From a nutrition perspective, the most blatantly counter-productive U.S. farm subsidy policy may be the prohibition against growing fruits and vegetables on land that is eligible for direct subsidy payments.
This is a bit complicated, so bear with me.
Farm subsidies used to be criticized for encouraging overproduction of major row crops, such as corn, wheat, soybeans, and cotton, because farmers could earn more subsidies by growing more of the crop. The overproduction harmed the environment and immiserated poor farmers in developing countries by suppressing world prices for these crops. To partly -- and only partly -- remedy these problems, beginning in the 1996 and 2002 farm bills, a portion of the subsidies were converted to "direct payments," which were based on a farmer's historical production rather than current production. These direct payments were supposed to solve the problem of encouraging overproduction, because farmers could earn billions of dollars of these welfare-style payments even without growing the crop.
However, fruit and vegetable lobbyists were concerned that corn, soybean, wheat, and cotton farmers would begin growing fruits and vegetables while collecting direct payments. This would increase the supply of fruits and vegetables and suppress their prices.
From a nutrition perspective, that would be great! But, the fruit and vegetable industries are more powerful than the nutrition lobby, so they convinced Congress to prohibit farmers from growing fruits and vegetables on land that qualified for direct subsidy payments.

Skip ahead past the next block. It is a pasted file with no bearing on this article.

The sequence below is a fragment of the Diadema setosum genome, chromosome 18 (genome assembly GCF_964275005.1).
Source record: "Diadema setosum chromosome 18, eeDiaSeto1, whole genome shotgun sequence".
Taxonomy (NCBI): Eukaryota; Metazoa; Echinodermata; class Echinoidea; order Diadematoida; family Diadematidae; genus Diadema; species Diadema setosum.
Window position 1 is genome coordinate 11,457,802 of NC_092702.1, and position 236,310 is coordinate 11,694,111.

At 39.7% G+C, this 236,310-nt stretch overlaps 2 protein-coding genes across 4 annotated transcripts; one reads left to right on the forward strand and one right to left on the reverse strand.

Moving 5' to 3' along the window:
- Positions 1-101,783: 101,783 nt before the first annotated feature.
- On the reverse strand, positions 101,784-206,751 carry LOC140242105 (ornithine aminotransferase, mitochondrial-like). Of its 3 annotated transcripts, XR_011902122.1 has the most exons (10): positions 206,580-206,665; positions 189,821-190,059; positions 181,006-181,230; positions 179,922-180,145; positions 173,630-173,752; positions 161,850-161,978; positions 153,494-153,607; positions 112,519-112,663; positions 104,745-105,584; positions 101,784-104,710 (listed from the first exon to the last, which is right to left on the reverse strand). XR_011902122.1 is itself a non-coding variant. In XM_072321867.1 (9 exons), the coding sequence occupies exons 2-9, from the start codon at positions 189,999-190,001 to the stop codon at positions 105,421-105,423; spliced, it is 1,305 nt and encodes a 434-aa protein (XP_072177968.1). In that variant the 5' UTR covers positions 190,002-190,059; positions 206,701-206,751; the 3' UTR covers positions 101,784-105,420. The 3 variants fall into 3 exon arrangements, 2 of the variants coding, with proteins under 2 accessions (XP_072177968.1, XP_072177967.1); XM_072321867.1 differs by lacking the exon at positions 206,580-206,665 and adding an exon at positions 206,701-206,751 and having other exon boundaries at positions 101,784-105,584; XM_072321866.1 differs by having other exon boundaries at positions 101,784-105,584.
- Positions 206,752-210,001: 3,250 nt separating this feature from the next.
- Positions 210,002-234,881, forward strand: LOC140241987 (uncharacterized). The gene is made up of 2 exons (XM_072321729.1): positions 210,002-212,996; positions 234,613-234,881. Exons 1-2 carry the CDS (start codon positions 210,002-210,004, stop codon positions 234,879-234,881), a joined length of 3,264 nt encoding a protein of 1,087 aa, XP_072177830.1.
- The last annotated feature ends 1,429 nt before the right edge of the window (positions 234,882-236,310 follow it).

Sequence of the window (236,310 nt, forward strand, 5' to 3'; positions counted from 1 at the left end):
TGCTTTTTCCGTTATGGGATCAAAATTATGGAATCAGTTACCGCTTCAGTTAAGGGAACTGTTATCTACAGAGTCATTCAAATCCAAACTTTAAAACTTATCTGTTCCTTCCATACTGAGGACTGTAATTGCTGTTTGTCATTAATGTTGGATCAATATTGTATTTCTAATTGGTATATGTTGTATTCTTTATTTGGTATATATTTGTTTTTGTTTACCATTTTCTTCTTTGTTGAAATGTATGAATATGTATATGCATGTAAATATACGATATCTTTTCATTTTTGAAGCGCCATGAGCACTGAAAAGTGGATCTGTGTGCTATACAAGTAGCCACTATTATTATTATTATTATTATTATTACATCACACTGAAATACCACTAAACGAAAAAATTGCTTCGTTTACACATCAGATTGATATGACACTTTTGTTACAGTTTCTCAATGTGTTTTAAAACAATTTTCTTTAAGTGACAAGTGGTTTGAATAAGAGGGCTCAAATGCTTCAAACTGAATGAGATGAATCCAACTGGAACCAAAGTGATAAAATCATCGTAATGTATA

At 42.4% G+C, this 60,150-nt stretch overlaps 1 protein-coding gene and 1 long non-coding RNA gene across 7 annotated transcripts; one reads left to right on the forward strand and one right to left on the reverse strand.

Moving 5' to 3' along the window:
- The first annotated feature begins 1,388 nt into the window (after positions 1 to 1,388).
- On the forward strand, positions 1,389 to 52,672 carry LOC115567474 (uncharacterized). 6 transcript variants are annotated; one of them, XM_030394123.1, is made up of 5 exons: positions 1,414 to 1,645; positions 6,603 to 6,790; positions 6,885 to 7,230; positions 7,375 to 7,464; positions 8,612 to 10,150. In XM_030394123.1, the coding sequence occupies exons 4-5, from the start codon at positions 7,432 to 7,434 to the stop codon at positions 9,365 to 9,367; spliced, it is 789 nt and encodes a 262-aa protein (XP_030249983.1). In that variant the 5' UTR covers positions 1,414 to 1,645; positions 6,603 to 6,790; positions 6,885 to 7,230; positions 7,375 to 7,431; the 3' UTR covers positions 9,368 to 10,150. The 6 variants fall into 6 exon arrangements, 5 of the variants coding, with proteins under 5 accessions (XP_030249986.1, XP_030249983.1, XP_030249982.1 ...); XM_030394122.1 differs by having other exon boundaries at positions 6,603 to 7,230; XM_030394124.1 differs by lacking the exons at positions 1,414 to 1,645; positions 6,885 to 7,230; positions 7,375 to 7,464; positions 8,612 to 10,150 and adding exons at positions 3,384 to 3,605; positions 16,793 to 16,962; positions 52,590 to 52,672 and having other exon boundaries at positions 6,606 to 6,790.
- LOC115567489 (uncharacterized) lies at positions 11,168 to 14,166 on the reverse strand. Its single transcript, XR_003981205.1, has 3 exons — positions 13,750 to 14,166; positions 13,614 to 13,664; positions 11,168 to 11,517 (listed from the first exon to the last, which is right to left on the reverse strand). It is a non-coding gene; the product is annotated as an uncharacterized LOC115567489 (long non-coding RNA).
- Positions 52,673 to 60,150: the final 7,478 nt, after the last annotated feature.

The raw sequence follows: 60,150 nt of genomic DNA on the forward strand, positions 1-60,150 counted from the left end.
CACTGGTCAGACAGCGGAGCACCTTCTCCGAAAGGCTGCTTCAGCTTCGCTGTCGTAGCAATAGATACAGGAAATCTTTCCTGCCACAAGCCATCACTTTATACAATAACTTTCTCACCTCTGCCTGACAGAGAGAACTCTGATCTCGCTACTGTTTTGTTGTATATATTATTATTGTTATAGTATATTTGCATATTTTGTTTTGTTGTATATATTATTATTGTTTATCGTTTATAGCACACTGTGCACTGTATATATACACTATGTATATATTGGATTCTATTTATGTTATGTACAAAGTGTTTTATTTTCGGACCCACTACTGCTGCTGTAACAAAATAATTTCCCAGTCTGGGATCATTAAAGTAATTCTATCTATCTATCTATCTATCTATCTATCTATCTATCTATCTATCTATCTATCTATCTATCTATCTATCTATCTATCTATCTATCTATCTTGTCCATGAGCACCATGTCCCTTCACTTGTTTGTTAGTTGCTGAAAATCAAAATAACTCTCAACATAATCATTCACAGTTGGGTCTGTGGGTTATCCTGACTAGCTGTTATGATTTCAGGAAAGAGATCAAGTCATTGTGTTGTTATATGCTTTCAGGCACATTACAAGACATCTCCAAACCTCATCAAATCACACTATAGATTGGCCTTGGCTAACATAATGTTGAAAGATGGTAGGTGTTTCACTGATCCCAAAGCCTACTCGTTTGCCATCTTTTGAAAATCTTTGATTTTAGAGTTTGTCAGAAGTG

This prohibition is just one of the issues at stake in the important Brazil cotton case. See farmpolicy.com today and an excellent Congressional Research Service (.pdf) report last month for the full story. Brazil argued that the fruit and vegetable prohibitions meant the direct payments continued to distort U.S. farmers' planting decisions and harm the interests of farmers in Brazil. The WTO agreed. The United States took half-steps toward fixing problems with the cotton subsidy programs, but these half-steps did not include repealing the fruit and vegetable prohibition. Even the new House-passed Farm Bill fails to repeal the prohibition.
This week, news reports say a compliance panel of the WTO has ruled that the half-steps taken by the United States do not suffice. The fruit and vegetable prohibitions continue to violate our country's world trade commitments. The consequence may be that the WTO will allow Brazil legally to impose trade barriers against U.S. export industries.
So here's my question. How many Americans in these export industries will lose their jobs so that Congress can protect this grand principle: preventing farmers from growing fruits and vegetables?